Due to perceived bad policies put in place by the Gillard government, Australia's richest woman Gina Rinehart warned on Thursday that the country may risk following the model of financially challenged European nations.
"We don't want to see Australia continue on a course with too many heads buried in the sand, critical investors discouraged by bad policies, even hated, too few understanding the problems while Australia moves towards being another Greece, Spain or Portugal," The Sydney Morning Herald quoted Ms Rinehart at the launch of her book titled Northern Australia and Then Some - Changes We Need to Make Our Country Rich.
The book launch, held Thursday evening in Sydney, was attended by over 300 people including her daughter Ginia, Fairfax Media Director Jack Cowin, Lachan Murdoch, Ian Plimer, former Future Fund Chairman David Murray and Lennox Hewitt, and Lady Flo Bjelke-Petersen and Hancock Prospecting Chief Executive Watroba in Brisbane.
To avert a financial disaster for Australia, Ms Rinehart pushed for more focus on earning and not spending, and to ensure a good environment for investment. She added the mining industry must cut costs to survive the global decline in commodity prices.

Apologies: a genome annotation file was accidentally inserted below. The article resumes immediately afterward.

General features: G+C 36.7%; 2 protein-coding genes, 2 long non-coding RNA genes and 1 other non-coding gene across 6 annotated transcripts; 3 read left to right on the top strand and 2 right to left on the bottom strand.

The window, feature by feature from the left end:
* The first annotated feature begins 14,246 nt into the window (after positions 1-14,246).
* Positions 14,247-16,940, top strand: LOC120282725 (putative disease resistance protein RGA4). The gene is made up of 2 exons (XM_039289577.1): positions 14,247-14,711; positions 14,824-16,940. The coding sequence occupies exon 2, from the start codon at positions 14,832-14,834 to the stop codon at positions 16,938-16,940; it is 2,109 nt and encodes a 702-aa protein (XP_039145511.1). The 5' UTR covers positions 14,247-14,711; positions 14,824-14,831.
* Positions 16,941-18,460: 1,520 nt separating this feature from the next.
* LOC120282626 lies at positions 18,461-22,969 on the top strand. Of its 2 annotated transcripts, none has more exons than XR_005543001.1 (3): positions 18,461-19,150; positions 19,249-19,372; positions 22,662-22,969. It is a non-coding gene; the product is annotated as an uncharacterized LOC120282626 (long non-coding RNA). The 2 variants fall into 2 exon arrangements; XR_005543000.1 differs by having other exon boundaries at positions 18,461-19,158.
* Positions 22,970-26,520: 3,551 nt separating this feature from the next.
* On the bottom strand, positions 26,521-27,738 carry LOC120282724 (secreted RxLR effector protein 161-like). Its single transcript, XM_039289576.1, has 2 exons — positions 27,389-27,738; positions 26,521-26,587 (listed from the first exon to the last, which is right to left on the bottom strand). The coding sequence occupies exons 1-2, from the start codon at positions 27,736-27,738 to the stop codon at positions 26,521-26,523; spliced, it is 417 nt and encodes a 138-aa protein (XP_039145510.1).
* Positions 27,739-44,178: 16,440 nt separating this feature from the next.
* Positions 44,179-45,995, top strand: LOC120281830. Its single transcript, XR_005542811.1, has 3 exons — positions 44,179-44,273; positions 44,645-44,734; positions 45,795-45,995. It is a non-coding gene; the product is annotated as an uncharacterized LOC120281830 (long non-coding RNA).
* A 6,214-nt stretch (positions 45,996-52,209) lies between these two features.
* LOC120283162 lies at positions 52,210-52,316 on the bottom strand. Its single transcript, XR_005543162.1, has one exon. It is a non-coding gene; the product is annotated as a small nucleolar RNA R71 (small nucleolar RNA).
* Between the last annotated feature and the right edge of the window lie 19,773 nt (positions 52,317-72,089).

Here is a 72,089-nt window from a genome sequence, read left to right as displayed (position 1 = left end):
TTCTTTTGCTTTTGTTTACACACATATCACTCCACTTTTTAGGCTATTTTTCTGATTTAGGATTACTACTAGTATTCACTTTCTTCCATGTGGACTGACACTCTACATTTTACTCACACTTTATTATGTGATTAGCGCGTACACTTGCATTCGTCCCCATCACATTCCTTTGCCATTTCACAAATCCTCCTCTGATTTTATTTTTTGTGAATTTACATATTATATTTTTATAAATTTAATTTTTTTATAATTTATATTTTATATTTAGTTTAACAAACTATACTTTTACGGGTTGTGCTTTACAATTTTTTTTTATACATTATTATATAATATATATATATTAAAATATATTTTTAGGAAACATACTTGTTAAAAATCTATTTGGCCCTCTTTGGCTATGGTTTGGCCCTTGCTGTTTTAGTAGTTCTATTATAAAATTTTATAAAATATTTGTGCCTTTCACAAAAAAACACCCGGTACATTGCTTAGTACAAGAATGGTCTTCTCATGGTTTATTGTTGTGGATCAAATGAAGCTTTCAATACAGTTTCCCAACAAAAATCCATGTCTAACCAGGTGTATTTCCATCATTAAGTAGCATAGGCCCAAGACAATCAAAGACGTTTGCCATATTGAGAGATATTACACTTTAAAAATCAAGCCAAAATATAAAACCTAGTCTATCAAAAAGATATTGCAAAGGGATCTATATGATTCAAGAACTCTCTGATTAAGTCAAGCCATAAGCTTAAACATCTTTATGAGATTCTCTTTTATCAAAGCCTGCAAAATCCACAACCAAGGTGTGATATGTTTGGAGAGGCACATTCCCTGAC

"People overseas aren't going to buy our produce because we're Australians and we're nice people. They're going to buy our produce if we keep our costs down," she pointed out.
Ms Rinehart, also the world's richest woman, reiterated her opposition to new and higher taxes such as the minerals resource rent tax and carbon tax and the soaring cost of regulation, citing more than 5,000 approvals for her Galilee Basin coal and rail projects.
The book is a collection of political essays which editor Eden Cox described as "a compendium of speeches, articles and images that offers the readers a comprehensive insight into her (Rinehart's) thoughts about national prosperity, and an intimate glimpse of the life and times of this prominent Australian, who has assumed the mantle of Western Australia's resources pioneer."
The Thursday launch coincided with the 60th anniversary of Lang Hancock's flight in his Auster when he first discovered the large iron ore deposits in Pilbara on Nov 22, 1952.
The book, priced at $40, includes previous articles published in mining journals, transcripts of Ms Rinehart's TV interviews and her speeches. She dedicated the book to her father, Mr Hancock, and daughter Ginia, but not unexpectedly, her three estranged adult children, whom she is engaged in a bitter legal battle, were not mentioned at all in the book.